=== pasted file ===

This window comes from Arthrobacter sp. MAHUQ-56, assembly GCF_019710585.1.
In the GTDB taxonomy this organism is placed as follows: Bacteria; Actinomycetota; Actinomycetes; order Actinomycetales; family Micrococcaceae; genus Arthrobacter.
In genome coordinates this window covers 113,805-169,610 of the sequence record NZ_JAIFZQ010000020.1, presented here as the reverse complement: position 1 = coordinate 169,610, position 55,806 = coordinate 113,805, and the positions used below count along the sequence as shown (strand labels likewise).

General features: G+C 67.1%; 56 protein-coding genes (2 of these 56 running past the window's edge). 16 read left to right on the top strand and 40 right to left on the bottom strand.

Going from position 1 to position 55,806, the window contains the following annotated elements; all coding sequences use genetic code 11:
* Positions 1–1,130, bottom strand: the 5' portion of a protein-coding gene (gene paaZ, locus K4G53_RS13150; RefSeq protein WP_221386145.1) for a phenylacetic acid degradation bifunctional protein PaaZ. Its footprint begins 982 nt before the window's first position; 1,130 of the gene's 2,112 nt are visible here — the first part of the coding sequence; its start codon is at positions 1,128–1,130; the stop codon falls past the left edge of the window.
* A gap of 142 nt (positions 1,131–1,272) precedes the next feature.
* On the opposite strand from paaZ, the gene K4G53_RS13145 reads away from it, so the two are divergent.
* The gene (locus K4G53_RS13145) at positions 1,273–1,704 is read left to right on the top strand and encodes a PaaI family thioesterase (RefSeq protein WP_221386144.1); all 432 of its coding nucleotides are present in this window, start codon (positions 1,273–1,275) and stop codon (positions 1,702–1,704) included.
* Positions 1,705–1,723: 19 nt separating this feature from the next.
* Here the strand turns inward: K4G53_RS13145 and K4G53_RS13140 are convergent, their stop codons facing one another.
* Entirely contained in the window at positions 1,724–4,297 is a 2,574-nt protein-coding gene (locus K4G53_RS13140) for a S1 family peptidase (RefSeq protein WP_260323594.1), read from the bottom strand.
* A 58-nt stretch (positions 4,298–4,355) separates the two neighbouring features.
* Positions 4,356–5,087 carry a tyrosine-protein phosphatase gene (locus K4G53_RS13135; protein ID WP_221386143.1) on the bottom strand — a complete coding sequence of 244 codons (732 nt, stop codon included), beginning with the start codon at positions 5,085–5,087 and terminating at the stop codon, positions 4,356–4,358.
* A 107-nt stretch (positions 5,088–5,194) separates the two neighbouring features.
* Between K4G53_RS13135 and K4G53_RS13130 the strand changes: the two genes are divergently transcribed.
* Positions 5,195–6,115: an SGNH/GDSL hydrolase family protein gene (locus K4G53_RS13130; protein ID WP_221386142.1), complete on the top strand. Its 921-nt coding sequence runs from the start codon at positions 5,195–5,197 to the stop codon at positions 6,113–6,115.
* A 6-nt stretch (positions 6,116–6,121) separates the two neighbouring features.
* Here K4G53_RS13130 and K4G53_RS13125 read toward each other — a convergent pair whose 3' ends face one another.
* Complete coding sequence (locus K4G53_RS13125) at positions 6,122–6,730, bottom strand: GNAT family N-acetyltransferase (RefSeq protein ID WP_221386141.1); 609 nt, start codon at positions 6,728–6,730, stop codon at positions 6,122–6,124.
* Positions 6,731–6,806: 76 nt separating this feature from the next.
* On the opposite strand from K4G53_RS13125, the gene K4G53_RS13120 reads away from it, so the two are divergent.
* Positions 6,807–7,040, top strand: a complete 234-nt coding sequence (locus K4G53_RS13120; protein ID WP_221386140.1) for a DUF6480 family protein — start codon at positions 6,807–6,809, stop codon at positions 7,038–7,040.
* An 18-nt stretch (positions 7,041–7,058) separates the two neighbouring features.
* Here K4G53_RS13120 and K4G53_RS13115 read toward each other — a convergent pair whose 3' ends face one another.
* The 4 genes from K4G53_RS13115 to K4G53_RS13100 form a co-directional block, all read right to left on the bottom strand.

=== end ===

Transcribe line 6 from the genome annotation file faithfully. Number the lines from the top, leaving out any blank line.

* Positions 1–1,130, bottom strand: the 5' portion of a protein-coding gene (gene paaZ, locus K4G53_RS13150; RefSeq protein WP_221386145.1) for a phenylacetic acid degradation bifunctional protein PaaZ. Its footprint begins 982 nt before the window's first position; 1,130 of the gene's 2,112 nt are visible here — the first part of the coding sequence; its start codon is at positions 1,128–1,130; the stop codon falls past the left edge of the window.